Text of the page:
Plečnik’s vision for the city, as a sequence of urban parterres with multipurpose usages, promenades, city streets and squares also included consideration of the river embankments and bridges. His walkways fly from river level to embankment and vice versa, enriching the cityscape. Now Plečnik’s bridges such as the Čevljarski Most (Cobblers’ Bridge) have been joined by new ones like Mesarski Most (Butchers’ Bridge), which was designed by Atelier Arhitekti, lending spacious urban “living rooms” to an otherwise dense city centre and complementing generous spatial interventions on the banks, such as Plečnik’s ensemble of arcades and double height market. The new Fabiani Bridge completes the inner-ring road around Ljubljana and at the same time draws pedestrians down to the river level.
Public spaces such the Breg embankment, with its auditorium on the river and a new street market held nearby, and the cascaded form of the new urban Park Špica, also designed by Atelier Arhitekti at the spike of Ljubljana Island, augment Plečniks’ Trnovski Pristan embankment, known as “Ljubljana beach”. In contrast to the narrow foot-passages such as Gledališka Stolba (Theatre staircase) and Ključavničarska ulica (Locksmith Street) this renovation scheme emphasises the original tight medieval street pattern, lending a dynamic tension to the urban fabric of the city.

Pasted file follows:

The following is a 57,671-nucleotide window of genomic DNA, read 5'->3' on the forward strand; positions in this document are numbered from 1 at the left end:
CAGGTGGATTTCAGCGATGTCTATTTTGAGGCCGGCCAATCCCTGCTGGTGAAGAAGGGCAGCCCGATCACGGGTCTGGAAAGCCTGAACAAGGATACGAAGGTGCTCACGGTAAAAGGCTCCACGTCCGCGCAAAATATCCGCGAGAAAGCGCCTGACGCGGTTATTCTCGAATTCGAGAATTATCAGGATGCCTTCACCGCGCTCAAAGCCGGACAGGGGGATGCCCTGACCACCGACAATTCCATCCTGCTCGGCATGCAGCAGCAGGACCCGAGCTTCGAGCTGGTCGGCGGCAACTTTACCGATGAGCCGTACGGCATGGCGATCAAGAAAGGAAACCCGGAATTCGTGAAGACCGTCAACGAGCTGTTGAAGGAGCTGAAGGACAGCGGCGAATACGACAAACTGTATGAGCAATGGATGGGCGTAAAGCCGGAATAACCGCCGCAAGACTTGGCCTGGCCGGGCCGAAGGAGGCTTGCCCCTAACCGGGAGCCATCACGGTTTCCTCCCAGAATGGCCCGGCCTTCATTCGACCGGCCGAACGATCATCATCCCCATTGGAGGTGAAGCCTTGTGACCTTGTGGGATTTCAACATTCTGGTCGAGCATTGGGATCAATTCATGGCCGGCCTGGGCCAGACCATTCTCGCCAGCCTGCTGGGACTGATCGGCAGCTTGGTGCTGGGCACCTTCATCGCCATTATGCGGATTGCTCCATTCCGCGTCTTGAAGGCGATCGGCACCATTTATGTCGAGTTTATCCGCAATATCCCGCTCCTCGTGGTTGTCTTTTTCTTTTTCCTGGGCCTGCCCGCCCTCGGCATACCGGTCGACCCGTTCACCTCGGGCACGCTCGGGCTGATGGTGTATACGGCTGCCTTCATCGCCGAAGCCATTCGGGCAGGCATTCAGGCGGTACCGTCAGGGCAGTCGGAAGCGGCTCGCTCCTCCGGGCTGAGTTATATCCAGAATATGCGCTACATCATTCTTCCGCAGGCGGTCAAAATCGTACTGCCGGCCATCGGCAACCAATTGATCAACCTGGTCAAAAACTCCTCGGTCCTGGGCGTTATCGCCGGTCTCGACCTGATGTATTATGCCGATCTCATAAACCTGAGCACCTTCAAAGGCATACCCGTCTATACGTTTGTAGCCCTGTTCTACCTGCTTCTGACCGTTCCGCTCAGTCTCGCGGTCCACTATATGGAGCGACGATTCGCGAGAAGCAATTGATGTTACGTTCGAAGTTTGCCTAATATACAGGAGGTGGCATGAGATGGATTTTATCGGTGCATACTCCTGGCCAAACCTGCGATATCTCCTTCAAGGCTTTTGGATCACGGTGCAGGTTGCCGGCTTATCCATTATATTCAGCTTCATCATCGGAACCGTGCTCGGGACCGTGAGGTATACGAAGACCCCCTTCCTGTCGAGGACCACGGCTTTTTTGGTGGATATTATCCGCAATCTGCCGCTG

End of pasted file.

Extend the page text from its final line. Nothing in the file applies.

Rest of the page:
Slovenia is a land of forests. Even today they cover almost 60 percent of the country. Being such a versatile building material, wood has been widely used in the country for millennia to create living spaces. The first known wooden structures in Slovenia date from 4,600 years BCE. These were pile dwellings — clusters of houses sharing a wooden platform on wooden piles constructed above water, such as those found in the Ljubljansko barje, the marshes near Ljubljana.